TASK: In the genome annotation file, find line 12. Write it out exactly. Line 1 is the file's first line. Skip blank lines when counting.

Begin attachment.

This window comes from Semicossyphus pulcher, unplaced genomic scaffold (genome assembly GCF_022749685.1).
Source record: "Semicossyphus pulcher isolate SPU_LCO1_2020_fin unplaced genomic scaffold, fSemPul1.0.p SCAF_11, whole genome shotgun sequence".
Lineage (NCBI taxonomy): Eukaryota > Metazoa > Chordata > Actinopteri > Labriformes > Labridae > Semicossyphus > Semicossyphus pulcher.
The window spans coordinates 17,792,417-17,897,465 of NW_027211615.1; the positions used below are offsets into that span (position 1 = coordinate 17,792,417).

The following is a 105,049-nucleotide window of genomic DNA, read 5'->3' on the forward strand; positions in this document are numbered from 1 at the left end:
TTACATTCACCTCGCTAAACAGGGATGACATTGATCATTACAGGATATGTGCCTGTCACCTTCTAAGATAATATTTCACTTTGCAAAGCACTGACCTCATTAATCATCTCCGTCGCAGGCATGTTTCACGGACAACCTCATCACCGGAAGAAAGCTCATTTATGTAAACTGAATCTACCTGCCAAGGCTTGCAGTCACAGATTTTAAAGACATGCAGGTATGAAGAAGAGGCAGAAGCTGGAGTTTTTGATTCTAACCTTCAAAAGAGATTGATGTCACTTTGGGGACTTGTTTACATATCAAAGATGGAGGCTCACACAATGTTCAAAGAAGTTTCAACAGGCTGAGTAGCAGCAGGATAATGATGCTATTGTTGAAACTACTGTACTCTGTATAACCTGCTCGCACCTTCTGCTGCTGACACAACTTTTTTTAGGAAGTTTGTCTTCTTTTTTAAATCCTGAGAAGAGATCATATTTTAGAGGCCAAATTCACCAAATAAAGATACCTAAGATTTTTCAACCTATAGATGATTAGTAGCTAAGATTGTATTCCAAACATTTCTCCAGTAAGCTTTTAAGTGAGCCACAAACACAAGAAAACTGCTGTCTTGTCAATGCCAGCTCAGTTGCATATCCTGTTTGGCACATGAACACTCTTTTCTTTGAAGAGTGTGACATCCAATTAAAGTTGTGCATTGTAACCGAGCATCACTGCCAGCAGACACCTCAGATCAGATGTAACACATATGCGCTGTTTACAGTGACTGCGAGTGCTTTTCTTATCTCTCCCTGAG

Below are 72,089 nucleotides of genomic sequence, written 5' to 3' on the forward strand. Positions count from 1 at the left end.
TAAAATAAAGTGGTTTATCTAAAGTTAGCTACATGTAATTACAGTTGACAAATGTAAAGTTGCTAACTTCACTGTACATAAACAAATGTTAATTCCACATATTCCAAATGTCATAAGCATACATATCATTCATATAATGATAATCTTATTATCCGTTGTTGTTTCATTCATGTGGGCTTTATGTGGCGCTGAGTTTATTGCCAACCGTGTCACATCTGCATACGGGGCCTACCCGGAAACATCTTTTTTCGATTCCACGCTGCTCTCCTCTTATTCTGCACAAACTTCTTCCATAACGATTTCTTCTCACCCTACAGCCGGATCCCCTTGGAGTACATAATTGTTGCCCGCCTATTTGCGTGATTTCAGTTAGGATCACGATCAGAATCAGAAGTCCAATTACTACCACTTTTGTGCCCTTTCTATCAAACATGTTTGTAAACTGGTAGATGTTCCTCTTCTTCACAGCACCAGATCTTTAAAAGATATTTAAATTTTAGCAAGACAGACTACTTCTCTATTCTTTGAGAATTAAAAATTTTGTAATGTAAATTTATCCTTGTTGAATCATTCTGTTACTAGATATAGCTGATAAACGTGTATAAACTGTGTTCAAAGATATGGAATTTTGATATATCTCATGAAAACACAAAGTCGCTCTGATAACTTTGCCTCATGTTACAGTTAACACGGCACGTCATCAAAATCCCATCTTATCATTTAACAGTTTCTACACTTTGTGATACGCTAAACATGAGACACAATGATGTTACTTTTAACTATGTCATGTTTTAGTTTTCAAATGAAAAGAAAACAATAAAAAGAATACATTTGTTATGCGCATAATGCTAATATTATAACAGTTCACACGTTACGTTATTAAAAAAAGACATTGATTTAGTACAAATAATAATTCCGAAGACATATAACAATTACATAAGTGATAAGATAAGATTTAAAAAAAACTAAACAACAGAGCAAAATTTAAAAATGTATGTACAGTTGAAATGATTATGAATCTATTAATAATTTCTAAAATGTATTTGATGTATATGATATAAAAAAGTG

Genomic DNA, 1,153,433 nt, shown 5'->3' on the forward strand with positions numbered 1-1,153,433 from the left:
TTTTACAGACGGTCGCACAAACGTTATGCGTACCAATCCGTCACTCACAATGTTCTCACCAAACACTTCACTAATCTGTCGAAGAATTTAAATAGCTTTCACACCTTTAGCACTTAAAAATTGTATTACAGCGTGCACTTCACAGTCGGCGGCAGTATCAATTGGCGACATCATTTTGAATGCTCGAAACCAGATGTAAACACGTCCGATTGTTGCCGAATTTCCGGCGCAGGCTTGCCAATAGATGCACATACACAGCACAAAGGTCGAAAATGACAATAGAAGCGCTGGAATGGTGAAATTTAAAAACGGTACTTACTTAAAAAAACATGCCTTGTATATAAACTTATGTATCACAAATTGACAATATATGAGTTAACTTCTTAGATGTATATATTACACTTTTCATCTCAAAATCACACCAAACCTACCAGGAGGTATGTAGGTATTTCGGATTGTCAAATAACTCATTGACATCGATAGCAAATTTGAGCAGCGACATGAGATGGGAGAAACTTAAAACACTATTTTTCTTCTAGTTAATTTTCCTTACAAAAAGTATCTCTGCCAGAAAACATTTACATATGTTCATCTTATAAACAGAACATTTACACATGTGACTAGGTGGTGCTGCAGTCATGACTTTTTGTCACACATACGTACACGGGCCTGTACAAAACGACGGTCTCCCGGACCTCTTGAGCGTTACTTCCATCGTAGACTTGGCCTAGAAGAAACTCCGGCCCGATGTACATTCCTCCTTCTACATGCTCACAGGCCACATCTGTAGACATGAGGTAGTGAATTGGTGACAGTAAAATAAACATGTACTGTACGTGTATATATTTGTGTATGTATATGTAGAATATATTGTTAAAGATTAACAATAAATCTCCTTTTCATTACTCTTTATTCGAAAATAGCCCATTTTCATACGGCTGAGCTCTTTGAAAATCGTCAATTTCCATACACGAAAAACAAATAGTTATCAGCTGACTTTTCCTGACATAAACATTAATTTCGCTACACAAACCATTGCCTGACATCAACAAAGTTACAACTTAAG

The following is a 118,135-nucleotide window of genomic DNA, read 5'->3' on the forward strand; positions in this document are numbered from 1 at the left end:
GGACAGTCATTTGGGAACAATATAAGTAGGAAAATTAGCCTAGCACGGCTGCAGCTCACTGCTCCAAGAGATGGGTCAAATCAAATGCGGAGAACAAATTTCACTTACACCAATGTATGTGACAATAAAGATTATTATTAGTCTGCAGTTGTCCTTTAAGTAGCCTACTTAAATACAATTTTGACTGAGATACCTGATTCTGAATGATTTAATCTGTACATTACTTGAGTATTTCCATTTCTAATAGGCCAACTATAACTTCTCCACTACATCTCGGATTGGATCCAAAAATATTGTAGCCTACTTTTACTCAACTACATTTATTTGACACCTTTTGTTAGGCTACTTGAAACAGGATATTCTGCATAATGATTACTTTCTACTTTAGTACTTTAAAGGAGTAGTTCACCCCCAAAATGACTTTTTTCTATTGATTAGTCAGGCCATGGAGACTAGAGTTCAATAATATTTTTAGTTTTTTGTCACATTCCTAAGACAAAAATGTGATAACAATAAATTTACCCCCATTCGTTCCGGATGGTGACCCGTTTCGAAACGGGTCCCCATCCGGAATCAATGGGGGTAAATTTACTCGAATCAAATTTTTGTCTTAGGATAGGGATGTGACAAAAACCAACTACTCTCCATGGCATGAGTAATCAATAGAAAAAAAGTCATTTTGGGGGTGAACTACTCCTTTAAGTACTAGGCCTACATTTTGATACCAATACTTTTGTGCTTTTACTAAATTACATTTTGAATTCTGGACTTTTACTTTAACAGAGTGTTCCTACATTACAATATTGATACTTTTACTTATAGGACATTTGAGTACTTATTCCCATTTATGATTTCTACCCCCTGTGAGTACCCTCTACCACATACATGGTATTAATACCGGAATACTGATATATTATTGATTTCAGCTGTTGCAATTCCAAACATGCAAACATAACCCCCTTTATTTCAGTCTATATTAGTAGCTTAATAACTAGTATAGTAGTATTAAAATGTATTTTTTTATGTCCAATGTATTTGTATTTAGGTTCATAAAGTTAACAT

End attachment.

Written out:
GGACAGTCATTTGGGAACAATATAAGTAGGAAAATTAGCCTAGCACGGCTGCAGCTCACTGCTCCAAGAGATGGGTCAAATCAAATGCGGAGAACAAATTTCACTTACACCAATGTATGTGACAATAAAGATTATTATTAGTCTGCAGTTGTCCTTTAAGTAGCCTACTTAAATACAATTTTGACTGAGATACCTGATTCTGAATGATTTAATCTGTACATTACTTGAGTATTTCCATTTCTAATAGGCCAACTATAACTTCTCCACTACATCTCGGATTGGATCCAAAAATATTGTAGCCTACTTTTACTCAACTACATTTATTTGACACCTTTTGTTAGGCTACTTGAAACAGGATATTCTGCATAATGATTACTTTCTACTTTAGTACTTTAAAGGAGTAGTTCACCCCCAAAATGACTTTTTTCTATTGATTAGTCAGGCCATGGAGACTAGAGTTCAATAATATTTTTAGTTTTTTGTCACATTCCTAAGACAAAAATGTGATAACAATAAATTTACCCCCATTCGTTCCGGATGGTGACCCGTTTCGAAACGGGTCCCCATCCGGAATCAATGGGGGTAAATTTACTCGAATCAAATTTTTGTCTTAGGATAGGGATGTGACAAAAACCAACTACTCTCCATGGCATGAGTAATCAATAGAAAAAAAGTCATTTTGGGGGTGAACTACTCCTTTAAGTACTAGGCCTACATTTTGATACCAATACTTTTGTGCTTTTACTAAATTACATTTTGAATTCTGGACTTTTACTTTAACAGAGTGTTCCTACATTACAATATTGATACTTTTACTTATAGGACATTTGAGTACTTATTCCCATTTATGATTTCTACCCCCTGTGAGTACCCTCTACCACATACATGGTATTAATACCGGAATACTGATATATTATTGATTTCAGCTGTTGCAATTCCAAACATGCAAACATAACCCCCTTTATTTCAGTCTATATTAGTAGCTTAATAACTAGTATAGTAGTATTAAAATGTATTTTTTTATGTCCAATGTATTTGTATTTAGGTTCATAAAGTTAACAT